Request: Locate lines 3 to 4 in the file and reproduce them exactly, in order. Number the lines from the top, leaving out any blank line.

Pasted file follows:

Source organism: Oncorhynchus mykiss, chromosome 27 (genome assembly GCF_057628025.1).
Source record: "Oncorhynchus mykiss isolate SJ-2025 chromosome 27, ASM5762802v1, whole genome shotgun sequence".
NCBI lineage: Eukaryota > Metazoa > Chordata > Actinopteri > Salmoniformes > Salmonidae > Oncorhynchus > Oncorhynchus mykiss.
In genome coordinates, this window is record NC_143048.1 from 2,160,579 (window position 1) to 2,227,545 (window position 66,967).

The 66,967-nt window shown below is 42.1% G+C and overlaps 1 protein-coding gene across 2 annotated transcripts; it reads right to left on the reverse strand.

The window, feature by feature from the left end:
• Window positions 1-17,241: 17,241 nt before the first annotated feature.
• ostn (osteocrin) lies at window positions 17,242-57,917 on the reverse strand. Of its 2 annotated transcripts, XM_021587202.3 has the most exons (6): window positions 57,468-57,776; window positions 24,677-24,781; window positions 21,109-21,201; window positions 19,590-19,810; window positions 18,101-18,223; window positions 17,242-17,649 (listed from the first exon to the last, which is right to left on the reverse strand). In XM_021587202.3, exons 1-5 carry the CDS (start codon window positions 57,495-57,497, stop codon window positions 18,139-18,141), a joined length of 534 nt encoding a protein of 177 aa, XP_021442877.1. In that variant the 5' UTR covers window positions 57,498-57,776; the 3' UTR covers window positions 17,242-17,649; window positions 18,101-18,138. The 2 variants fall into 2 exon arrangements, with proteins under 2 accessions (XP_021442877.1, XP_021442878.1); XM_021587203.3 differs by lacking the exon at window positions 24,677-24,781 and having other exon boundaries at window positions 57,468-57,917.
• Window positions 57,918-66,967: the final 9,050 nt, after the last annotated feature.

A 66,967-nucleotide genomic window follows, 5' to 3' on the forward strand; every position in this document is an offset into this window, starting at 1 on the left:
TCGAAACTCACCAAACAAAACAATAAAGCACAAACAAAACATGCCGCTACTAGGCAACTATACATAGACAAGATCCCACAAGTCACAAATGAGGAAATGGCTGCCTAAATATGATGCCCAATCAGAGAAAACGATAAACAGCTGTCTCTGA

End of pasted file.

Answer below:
NCBI lineage: Eukaryota > Metazoa > Chordata > Actinopteri > Salmoniformes > Salmonidae > Oncorhynchus > Oncorhynchus mykiss.
In genome coordinates, this window is record NC_143048.1 from 2,160,579 (window position 1) to 2,227,545 (window position 66,967).